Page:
Here we go again

Wednesday, 20 May 2009 15:59

Local Income Tax is an idea that keeps on popping up like a perennial weed. The House of Commons Communities and Local Government Committee has just produced a report called "The Balance of Power: Central and Local Government". In the section on finance, we read...

"A further solution would be to either replace or supplement council tax with a different local tax, such as a local income tax. This proposal has a long pedigree: it was recommended by the Layfield committee as the best means of changing the balance of funding from central to local government. As our predecessors noted in their report, a local income tax could not be introduced without detailed research assessing the practical implications.

"There are also disadvantages to a local income tax, for example revenue would go down during a recession. Pragmatically, it would also be necessary to ensure that the first year of implementation had a net zero impact on tax payers to avoid a backlash against central government. In principle, though, a supplementary local income tax, introduced alongside council tax but with a corresponding reduction in central taxation so that the overall tax burden remained the same, is a potential longer-term solution to the balance of funding problem, and one that Government should seriously consider. It would be possible to replace central funding with such an income tax without any change to the total collected in taxation overall. Councils would then decide at what level to set their local tax."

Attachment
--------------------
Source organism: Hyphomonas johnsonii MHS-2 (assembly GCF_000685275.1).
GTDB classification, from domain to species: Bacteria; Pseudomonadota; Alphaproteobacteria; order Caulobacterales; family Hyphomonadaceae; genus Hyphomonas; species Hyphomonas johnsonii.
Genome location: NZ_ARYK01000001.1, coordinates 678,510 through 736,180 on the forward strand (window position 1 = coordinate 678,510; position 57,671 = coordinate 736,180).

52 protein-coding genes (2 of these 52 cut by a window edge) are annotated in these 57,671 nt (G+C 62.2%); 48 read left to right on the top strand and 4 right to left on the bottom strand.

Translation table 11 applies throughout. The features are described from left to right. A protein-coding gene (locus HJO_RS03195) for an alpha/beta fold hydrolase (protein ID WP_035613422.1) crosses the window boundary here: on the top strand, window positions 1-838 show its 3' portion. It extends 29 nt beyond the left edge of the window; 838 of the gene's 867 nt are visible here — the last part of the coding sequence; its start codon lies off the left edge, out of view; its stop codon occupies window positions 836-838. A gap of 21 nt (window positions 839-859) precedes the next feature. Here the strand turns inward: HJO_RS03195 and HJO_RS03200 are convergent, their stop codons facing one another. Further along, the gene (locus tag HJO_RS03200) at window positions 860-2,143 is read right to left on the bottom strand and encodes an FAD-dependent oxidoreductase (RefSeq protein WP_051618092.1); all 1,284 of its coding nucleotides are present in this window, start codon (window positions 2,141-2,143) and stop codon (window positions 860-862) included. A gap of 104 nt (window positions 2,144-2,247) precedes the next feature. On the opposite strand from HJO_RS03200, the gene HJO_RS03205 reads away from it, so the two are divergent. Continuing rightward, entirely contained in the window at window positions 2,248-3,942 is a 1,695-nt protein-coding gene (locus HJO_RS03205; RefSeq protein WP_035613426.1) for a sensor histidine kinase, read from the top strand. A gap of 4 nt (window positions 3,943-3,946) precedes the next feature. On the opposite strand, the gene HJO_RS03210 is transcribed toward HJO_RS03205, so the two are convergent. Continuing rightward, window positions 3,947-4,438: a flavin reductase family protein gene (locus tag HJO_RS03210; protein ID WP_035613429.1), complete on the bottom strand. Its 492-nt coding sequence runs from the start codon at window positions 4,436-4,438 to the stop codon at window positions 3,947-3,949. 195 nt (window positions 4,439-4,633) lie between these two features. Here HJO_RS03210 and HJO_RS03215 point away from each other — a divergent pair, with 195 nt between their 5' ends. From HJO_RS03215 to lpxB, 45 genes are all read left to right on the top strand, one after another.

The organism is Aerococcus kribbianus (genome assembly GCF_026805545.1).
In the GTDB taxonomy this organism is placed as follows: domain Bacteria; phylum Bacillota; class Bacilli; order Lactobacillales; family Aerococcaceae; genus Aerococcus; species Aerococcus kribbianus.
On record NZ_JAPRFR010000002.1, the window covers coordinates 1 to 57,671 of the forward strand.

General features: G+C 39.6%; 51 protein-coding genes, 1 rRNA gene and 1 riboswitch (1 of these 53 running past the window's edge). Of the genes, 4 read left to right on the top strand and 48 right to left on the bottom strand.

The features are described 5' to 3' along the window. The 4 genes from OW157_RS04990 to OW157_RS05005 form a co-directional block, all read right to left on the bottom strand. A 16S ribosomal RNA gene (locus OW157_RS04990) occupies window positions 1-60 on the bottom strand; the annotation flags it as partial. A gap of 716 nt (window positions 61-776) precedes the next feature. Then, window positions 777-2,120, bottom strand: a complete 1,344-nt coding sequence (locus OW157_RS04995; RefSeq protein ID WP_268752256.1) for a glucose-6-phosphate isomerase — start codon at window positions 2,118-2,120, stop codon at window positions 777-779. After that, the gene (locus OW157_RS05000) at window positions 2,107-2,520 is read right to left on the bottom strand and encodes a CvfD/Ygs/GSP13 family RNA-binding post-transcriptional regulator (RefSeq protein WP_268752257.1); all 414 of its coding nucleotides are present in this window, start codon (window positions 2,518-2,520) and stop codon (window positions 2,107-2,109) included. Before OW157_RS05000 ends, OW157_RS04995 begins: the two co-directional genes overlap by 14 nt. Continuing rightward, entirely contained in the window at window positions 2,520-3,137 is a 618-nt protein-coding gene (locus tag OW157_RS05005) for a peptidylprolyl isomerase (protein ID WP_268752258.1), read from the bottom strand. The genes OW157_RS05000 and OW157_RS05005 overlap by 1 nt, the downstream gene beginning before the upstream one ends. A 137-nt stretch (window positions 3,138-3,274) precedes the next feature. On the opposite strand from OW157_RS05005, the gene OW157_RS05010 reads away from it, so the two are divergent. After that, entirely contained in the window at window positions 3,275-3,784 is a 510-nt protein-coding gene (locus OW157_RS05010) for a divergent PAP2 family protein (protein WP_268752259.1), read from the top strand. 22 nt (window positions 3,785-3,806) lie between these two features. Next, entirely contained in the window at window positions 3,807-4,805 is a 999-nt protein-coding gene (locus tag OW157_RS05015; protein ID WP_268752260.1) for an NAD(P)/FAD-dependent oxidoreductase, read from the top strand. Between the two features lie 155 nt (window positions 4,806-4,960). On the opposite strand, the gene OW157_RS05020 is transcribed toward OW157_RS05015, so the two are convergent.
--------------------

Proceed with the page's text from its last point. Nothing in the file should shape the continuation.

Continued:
The Committee has been to Sweden and Denmark where the committee got the impression that it was working well. Whilst Sweden and Denmark are well ordered countries which generally function as they should, it is usually safe to assume, first, that things are not quite as good as they appear on the surface, and second, like many wines that taste good when drunk near the vineyard, Scandinavian practices do not travel well.

Unlike the Committee, we don't think that local income tax is one that the government or anyone else should consider seriously or at all. The obvious trouble is that people can move whereas is fixed, which inevitably makes it difficult to localise taxes on people and goods. The drawbacks of local income tax have been rehearsed many times but for convenient reference here they again:-

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